We talked to parents of autistic children about the technology and online resources that have helped them care for their kids. From a kids GPS tracker to an AAC app all the way to dimmable smart lights, here are the top five products both parents and kids will love.
Smart Tech and Online Resources for Autistic Children
Info current as of publish date. Offers and availability may vary by location and are subject to change.
Smart tech and resources for autistic kids
- : Best GPS Tracker
- : Best AAC app
- : Best social education series
- : Best visual timer
- : Best for light sensitivity
1. AngelSense: Best GPS Tracker
The AngelSense GPS tracking system was designed by a father of an autistic child. He created this smart gadget specifically for autistic children who may have trouble communicating or who have a tendency to elope.
For example, AngelSense not only tracks the wearer's location, but also learns typical routines and even monitors vehicle speed. If your child's bus is late—or they missed the bus—AngelSense helps parents understand what's going on. Plus, its two-way talk, auto-answer, and SOS features make it easy to connect with a child who may need reassurance.
And you don't have to worry about this GPS tracker getting lost. It attaches to your child's clothing with multiple sensory-friendly options.
Read our full AngelSense review to learn more.
2. Proloquo2Go: Best AAC app
Proloquo2Go is an augmentative and alternative communication (AAC) app that helps people of all ages communicate non-verbally.
We love that Proloquo2Go has a vast library of words and symbols while also supporting custom entries. Users can choose from over 100 voices with regional accents, select a default skin tone for human symbols, and even switch languages in the same sentence.
AssistiveWare, the company behind Proloquo2Go, makes other apps for non-verbal communicators. They're all worth a look, but we especially like the assistive keyboard Keeble and the custom story-telling app Pictello.
3. Model Me: Best social education series
The Model Me video series is perfect for kids who learn best by modeling actions. There are videos for ages 2 to 21 that focus on a variety of topics:
- School routines
- Job skills
And that's not even a complete list. The videos are available as DVDs or digital downloads. Companion manuals and workbooks are also available to help you guide your child through additional activities.
4. Secura: Best visual timer
The Secura 60-Minute Visual Timer is a low-tech but effective solution for helping kids understand time.
For some, it means very little to hear, "You've got five minutes to finish up." The visual timer turns that abstract concept into something tangible.
We like the Secura visual timer because it comes in several different colors and doesn't make any ticking noises. If you'd prefer to use a phone app, there are tons of visual timer options available on Google Play and the Apple App Store.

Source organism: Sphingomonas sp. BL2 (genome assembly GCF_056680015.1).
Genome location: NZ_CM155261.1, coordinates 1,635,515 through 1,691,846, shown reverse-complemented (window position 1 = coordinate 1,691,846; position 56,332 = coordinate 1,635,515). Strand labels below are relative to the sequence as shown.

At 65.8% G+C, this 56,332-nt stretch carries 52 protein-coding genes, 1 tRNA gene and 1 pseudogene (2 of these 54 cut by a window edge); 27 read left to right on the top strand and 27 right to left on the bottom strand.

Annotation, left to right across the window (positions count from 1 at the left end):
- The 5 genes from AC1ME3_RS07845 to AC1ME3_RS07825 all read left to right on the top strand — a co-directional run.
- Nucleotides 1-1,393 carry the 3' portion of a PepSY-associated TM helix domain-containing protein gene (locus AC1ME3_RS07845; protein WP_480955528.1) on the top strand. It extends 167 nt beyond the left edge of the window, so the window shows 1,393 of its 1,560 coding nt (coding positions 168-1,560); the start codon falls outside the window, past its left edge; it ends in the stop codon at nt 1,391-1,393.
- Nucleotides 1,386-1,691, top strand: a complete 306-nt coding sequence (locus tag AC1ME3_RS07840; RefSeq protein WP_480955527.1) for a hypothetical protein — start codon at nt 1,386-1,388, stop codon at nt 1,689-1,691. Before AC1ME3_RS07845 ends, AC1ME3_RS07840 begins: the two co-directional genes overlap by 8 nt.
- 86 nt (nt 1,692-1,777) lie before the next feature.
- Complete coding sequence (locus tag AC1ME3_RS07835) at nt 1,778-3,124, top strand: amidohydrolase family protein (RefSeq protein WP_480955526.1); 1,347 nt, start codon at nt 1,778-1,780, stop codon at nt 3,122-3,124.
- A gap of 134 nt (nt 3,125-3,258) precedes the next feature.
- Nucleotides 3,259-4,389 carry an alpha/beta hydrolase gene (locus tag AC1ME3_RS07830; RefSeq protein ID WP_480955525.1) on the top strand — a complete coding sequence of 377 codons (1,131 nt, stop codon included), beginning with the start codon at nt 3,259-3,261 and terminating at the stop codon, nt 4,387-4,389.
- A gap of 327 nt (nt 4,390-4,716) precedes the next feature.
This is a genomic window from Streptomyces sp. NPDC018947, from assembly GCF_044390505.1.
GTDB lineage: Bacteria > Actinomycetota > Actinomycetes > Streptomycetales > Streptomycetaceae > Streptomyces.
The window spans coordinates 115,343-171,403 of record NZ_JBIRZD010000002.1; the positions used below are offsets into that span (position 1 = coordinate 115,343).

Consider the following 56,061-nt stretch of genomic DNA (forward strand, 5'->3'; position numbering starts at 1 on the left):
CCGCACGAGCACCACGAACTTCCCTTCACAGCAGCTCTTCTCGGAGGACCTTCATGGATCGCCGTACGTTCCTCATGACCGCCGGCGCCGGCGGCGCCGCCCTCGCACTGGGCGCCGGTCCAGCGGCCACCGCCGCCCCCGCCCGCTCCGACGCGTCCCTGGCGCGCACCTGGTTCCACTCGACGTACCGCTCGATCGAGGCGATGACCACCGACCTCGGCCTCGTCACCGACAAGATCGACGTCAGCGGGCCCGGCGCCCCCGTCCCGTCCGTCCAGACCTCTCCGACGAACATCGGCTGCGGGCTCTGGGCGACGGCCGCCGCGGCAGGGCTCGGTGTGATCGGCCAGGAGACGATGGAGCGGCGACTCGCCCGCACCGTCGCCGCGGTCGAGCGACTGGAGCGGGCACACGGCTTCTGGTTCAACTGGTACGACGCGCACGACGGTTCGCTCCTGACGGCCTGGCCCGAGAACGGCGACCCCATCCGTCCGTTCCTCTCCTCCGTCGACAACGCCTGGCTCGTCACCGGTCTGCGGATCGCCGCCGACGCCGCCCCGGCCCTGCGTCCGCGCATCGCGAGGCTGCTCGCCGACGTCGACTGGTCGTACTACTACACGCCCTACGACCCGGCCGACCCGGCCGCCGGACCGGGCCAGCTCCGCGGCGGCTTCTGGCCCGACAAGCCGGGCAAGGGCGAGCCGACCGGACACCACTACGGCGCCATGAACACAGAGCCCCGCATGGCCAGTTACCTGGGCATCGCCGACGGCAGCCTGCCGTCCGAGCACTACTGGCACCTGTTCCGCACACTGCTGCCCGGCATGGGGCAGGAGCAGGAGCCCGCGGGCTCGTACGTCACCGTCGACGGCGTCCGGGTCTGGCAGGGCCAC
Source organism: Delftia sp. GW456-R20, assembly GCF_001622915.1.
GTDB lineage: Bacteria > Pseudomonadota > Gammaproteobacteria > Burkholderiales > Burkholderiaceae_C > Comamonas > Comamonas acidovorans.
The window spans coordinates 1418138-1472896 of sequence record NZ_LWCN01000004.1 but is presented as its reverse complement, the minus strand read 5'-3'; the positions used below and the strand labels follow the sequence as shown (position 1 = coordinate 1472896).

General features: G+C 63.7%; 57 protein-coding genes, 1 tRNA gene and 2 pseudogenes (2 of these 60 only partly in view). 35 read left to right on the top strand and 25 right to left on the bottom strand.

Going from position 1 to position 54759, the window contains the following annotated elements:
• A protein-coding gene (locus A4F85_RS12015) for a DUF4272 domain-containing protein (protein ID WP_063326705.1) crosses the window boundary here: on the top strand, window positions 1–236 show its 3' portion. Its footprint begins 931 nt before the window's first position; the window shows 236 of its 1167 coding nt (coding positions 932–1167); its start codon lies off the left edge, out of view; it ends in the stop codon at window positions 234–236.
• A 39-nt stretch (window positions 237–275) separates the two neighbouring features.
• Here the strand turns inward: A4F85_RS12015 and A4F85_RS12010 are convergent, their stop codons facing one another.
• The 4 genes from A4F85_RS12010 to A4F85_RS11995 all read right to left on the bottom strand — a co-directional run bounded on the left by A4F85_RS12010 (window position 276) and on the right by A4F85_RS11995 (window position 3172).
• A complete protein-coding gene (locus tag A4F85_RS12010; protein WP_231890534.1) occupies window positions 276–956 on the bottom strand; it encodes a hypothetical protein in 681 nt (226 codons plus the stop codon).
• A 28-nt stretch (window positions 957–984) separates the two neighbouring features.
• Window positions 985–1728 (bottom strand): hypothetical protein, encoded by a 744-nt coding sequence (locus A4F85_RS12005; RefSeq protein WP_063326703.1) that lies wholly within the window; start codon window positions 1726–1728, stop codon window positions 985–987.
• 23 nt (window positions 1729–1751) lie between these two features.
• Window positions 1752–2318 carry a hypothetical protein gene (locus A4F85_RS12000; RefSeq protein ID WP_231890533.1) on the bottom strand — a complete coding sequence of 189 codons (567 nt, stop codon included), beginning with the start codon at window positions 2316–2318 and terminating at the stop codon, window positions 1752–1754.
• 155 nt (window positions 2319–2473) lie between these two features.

5. Philips Hue: Best for light sensitivity
With Philips Hue smart bulbs, you can make all of your lights dimmable without calling in an electrician. The catch, though, is that your child will have to give a voice command or use a phone app for this method. Non-verbal kids may benefit from a traditional dimmer switch instead.
That said, Philips Hue lights offer a ton of customization options for kids with light sensitivity. If the light is too bright, the bulbs can be dimmed or changed to a warmer color. You can set up routines too, such as automatically making the lights warm and dim during your child's bedtime routine.
Check out other options: Best Smart Bulbs
If you’re a caregiver, parent, teacher, or clinician, these resources can provide information, insights, strategies, and support.
- Shut Up about Your Perfect Kid: The moms we talked to love the blog and social media accounts of this “movement of imperfection.” The site is a celebration of “special kids” and the challenges and triumphs of their “ordinary parents.”
- Autistic Self Advocacy Network: This nonprofit organization started as a grassroots movement that advocated for disability rights for the autistic community. It is run by autistic individuals and focuses on working toward a world where autistic people will have “equal access, rights, and opportunities.”
- National Autism Association: Besides having a lot of great resources to learn more about autism, this org also offers the Big Red Safety Box—a package with resources and safety tools.
—Jessica, mom of an autistic child
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Caveat: SafeWise strives to use inclusive language in all of our publications. Although we usually opt for person-first language, we found that in the case of autism, there are many opinions about person-first versus identity-first language. For this article, we followed the lead of the parents we interviewed and used identity-first language. Although the semantic approaches may vary, we remain committed to respectful and inclusive language, and we want to hear your thoughts and questions. Please send feedback to firstname.lastname@example.org.